Now if you’ll excuse me, I’m going to watch the Celtic Christmas video again — I just can’t get enough. On to the Stade Rennes game on Thursday which, as an aside, is Thanksgiving Day in the United States.

Five takeaways from Celtic-Lazio

With roughly 45 seconds left in extra time, Olivier Ntcham sends the fascist hordes in Rome home in tears as Celtic beats Lazio 2-1 on Thursday. Photo credit: The Celtic Star

So the second of the two good-versus-evil football matches transpired in Rome yesterday, and leave it to a black Muslim Celtic midfielder — Olivier Ntcham — to shut down the team so favored by Mussolini back in the day and so favored by lily-white fascists everywhere — OK, at least fascists in Rome — in the present.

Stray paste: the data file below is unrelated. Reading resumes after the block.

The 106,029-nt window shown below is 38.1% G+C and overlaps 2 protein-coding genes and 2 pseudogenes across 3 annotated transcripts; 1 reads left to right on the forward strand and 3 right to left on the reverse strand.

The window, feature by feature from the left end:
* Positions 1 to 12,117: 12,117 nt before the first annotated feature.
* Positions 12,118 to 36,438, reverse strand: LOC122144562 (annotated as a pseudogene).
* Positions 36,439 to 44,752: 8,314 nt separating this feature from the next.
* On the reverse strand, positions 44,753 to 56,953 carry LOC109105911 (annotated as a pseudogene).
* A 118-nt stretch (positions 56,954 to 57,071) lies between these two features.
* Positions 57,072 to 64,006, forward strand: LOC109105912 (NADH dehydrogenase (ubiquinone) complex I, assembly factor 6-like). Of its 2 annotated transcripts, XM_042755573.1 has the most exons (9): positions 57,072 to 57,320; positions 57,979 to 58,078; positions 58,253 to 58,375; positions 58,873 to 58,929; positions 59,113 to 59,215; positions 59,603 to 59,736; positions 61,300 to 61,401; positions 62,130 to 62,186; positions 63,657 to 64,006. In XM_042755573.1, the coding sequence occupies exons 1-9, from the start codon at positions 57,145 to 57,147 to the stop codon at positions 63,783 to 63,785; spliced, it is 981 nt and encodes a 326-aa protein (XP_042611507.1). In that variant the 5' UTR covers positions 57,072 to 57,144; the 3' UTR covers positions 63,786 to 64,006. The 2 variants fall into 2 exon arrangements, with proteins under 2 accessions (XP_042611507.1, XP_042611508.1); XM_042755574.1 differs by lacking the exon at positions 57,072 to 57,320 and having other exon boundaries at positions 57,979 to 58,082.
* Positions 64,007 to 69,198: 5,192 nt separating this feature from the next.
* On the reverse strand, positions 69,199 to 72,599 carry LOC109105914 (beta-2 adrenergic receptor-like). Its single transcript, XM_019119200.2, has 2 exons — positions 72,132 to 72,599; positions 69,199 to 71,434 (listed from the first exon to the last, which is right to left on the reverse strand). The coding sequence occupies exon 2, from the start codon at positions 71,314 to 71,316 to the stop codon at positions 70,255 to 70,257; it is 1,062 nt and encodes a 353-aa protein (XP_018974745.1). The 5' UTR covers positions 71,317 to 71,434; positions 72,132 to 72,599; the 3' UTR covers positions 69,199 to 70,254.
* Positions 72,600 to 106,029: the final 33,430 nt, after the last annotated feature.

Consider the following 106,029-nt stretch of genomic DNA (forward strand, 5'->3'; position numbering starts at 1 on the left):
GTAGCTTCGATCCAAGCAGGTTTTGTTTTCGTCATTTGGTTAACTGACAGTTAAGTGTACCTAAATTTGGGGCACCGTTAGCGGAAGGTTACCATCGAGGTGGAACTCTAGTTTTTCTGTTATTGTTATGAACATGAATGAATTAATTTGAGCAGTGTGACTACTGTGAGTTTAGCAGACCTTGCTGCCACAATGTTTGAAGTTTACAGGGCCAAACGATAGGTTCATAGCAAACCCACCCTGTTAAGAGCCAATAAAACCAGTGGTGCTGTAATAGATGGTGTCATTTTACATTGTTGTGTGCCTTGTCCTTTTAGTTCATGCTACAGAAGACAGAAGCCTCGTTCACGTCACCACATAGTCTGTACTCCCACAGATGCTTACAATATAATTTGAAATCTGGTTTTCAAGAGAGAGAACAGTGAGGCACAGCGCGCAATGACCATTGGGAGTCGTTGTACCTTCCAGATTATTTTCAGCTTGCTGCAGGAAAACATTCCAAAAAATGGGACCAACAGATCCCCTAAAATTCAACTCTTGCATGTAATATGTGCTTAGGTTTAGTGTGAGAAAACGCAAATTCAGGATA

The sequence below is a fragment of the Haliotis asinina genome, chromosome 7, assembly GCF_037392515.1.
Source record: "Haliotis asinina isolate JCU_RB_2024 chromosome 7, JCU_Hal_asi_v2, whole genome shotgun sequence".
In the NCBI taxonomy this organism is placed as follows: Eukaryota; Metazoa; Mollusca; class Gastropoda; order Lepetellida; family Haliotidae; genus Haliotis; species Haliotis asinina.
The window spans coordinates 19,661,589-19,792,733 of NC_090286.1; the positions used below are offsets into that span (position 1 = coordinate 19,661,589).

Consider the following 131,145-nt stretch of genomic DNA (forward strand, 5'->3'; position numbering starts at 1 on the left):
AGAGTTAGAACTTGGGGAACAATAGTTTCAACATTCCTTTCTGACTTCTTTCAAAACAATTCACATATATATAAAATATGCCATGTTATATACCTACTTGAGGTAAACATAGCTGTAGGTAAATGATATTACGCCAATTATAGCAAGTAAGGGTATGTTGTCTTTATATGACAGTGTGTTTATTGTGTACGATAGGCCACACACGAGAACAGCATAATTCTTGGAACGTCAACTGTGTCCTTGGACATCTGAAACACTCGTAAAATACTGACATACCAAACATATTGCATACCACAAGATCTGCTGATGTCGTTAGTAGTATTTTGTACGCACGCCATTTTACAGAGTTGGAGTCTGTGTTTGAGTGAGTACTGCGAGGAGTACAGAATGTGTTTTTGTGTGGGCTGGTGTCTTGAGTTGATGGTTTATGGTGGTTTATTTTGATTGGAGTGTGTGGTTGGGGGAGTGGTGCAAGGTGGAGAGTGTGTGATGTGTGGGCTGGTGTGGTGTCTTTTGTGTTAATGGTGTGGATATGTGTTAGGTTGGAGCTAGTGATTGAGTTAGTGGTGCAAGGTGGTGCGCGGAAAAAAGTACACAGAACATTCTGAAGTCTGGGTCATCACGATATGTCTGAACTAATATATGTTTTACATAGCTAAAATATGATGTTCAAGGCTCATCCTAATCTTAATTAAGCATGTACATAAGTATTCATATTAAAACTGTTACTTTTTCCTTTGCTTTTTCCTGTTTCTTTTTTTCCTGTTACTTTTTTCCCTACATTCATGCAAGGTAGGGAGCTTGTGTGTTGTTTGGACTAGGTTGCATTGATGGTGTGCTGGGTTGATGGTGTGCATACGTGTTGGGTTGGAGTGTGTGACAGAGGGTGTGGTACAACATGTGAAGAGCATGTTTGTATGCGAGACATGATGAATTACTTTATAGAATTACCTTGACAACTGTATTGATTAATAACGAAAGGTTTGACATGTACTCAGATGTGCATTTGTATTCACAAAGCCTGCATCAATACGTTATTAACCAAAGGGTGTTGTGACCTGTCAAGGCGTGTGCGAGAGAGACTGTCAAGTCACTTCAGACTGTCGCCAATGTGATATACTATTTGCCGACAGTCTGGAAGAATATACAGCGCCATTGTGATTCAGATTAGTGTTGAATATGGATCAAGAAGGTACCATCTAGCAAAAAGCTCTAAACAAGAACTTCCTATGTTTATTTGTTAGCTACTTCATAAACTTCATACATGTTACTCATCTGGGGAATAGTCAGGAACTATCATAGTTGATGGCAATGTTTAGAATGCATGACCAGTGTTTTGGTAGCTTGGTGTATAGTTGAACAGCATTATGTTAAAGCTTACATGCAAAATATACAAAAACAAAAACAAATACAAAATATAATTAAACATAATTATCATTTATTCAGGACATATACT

Shut them down with about 45 seconds to spare, no less. Merci beaucoup, Olivier.

The legendary Sandman of The Celtic Noise fame has got his ratings on the game here, and it’s definitely worth a read before you continue. I’m glad to wait.

Now that you’re back, here are five takeaways from the successful conquest of Rome.

1. This team is awesome

While it’s probably obvious that this year’s Celtic team is one of the best in the last several years, it’s not often said enough. Down one goal early to one of Italy’s best teams? Not a problem. James Forrest comes back and evens it up, and in the interim, the Celtic defence tightened up and Fraser Forster lived up to his nickname after allowing a “gimme” at the 7-minute mark. One could easily argue that this team can play with, and beat, anyone anywhere, and that wouldn’t be hyperbole.

2. Neil Lennon is awesome